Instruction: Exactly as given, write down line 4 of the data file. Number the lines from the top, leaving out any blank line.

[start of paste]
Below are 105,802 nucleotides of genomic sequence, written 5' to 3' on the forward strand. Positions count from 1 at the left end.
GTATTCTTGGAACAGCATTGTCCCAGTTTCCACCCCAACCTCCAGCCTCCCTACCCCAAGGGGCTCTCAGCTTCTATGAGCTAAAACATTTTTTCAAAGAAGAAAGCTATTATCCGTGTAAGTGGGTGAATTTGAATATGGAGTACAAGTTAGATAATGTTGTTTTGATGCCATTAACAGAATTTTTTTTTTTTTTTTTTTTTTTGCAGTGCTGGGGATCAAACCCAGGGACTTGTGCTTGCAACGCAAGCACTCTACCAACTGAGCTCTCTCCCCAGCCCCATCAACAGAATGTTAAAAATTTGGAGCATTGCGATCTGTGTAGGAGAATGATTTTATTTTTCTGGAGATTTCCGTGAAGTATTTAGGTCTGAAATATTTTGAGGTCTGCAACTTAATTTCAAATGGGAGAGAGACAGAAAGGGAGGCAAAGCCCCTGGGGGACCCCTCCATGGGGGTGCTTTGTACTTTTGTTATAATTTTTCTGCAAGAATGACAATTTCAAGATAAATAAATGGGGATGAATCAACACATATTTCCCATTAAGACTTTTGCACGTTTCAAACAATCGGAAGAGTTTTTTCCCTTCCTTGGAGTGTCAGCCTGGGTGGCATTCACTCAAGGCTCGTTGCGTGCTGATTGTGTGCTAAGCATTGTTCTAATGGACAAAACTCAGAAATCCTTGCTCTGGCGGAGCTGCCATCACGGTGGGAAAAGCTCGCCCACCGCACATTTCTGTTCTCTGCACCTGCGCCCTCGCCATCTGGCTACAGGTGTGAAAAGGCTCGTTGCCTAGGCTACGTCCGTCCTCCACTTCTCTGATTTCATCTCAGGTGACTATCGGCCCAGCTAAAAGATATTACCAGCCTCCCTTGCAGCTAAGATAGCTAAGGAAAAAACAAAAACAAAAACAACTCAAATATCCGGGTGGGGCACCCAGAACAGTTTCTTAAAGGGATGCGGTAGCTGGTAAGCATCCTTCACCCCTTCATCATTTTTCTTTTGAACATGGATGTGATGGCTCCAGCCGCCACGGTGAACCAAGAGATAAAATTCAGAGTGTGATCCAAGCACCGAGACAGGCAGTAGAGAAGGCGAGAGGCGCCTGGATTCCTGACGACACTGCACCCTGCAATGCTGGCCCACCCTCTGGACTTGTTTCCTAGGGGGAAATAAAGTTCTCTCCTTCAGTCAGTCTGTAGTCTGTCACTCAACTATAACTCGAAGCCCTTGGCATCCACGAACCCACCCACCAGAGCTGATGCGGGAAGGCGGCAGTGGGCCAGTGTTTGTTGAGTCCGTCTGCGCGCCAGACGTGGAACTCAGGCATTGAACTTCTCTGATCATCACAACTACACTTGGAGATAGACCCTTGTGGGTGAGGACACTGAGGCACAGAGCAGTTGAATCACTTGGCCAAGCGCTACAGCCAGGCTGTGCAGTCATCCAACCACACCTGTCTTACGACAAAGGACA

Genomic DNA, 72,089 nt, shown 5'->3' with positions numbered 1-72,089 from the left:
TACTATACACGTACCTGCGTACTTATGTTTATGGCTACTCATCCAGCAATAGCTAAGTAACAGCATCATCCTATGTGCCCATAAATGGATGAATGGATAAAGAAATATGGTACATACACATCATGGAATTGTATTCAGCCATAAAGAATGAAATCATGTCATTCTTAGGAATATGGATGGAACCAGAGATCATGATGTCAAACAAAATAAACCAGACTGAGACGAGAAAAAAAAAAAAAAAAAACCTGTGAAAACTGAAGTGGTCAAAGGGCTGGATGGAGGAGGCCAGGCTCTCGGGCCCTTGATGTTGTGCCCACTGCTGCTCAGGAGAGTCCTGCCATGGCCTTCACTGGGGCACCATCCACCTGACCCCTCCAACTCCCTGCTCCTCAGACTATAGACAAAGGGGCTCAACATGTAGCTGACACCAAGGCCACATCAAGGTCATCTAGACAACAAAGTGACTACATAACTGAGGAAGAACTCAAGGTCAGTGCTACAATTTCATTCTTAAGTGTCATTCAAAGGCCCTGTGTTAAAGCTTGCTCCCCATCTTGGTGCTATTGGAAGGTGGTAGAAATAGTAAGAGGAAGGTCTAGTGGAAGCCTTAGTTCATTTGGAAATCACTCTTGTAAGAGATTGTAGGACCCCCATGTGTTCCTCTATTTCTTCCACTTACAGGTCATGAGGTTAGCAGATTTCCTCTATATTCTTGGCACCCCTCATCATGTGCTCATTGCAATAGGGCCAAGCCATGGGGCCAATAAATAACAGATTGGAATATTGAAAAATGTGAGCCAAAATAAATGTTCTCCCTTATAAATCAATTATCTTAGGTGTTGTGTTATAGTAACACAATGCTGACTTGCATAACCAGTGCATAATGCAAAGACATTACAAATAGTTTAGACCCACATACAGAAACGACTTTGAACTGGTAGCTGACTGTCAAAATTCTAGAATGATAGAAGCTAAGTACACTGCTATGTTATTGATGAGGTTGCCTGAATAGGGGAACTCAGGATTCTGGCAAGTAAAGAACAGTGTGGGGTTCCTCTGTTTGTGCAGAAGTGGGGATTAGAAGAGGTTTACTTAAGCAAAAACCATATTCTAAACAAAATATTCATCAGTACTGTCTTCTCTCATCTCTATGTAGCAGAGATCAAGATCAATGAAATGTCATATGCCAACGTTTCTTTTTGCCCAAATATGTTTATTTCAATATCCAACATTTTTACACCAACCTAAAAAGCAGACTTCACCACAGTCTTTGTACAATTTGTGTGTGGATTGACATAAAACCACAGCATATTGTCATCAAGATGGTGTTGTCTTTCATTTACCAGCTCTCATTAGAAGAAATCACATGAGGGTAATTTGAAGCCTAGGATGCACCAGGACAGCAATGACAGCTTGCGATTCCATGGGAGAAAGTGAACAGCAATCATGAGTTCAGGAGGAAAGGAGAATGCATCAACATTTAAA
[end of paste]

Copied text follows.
TACTATACACGTACCTGCGTACTTATGTTTATGGCTACTCATCCAGCAATAGCTAAGTAACAGCATCATCCTATGTGCCCATAAATGGATGAATGGATAAAGAAATATGGTACATACACATCATGGAATTGTATTCAGCCATAAAGAATGAAATCATGTCATTCTTAGGAATATGGATGGAACCAGAGATCATGATGTCAAACAAAATAAACCAGACTGAGACGAGAAAAAAAAAAAAAAAAAACCTGTGAAAACTGAAGTGGTCAAAGGGCTGGATGGAGGAGGCCAGGCTCTCGGGCCCTTGATGTTGTGCCCACTGCTGCTCAGGAGAGTCCTGCCATGGCCTTCACTGGGGCACCATCCACCTGACCCCTCCAACTCCCTGCTCCTCAGACTATAGACAAAGGGGCTCAACATGTAGCTGACACCAAGGCCACATCAAGGTCATCTAGACAACAAAGTGACTACATAACTGAGGAAGAACTCAAGGTCAGTGCTACAATTTCATTCTTAAGTGTCATTCAAAGGCCCTGTGTTAAAGCTTGCTCCCCATCTTGGTGCTATTGGAAGGTGGTAGAAATAGTAAGAGGAAGGTCTAGTGGAAGCCTTAGTTCATTTGGAAATCACTCTTGTAAGAGATTGTAGGACCCCCATGTGTTCCTCTATTTCTTCCACTTACAGGTCATGAGGTTAGCAGATTTCCTCTATATTCTTGGCACCCCTCATCATGTGCTCATTGCAATAGGGCCAAGCCATGGGGCCAATAAATAACAGATTGGAATATTGAAAAATGTGAGCCAAAATAAATGTTCTCCCTTATAAATCAATTATCTTAGGTGTTGTGTTATAGTAACACAATGCTGACTTGCATAACCAGTGCATAATGCAAAGACATTACAAATAGTTTAGACCCACATACAGAAACGACTTTGAACTGGTAGCTGACTGTCAAAATTCTAGAATGATAGAAGCTAAGTACACTGCTATGTTATTGATGAGGTTGCCTGAATAGGGGAACTCAGGATTCTGGCAAGTAAAGAACAGTGTGGGGTTCCTCTGTTTGTGCAGAAGTGGGGATTAGAAGAGGTTTACTTAAGCAAAAACCATATTCTAAACAAAATATTCATCAGTACTGTCTTCTCTCATCTCTATGTAGCAGAGATCAAGATCAATGAAATGTCATATGCCAACGTTTCTTTTTGCCCAAATATGTTTATTTCAATATCCAACATTTTTACACCAACCTAAAAAGCAGACTTCACCACAGTCTTTGTACAATTTGTGTGTGGATTGACATAAAACCACAGCATATTGTCATCAAGATGGTGTTGTCTTTCATTTACCAGCTCTCATTAGAAGAAATCACATGAGGGTAATTTGAAGCCTAGGATGCACCAGGACAGCAATGACAGCTTGCGATTCCATGGGAGAAAGTGAACAGCAATCATGAGTTCAGGAGGAAAGGAGAATGCATCAACATTTAAA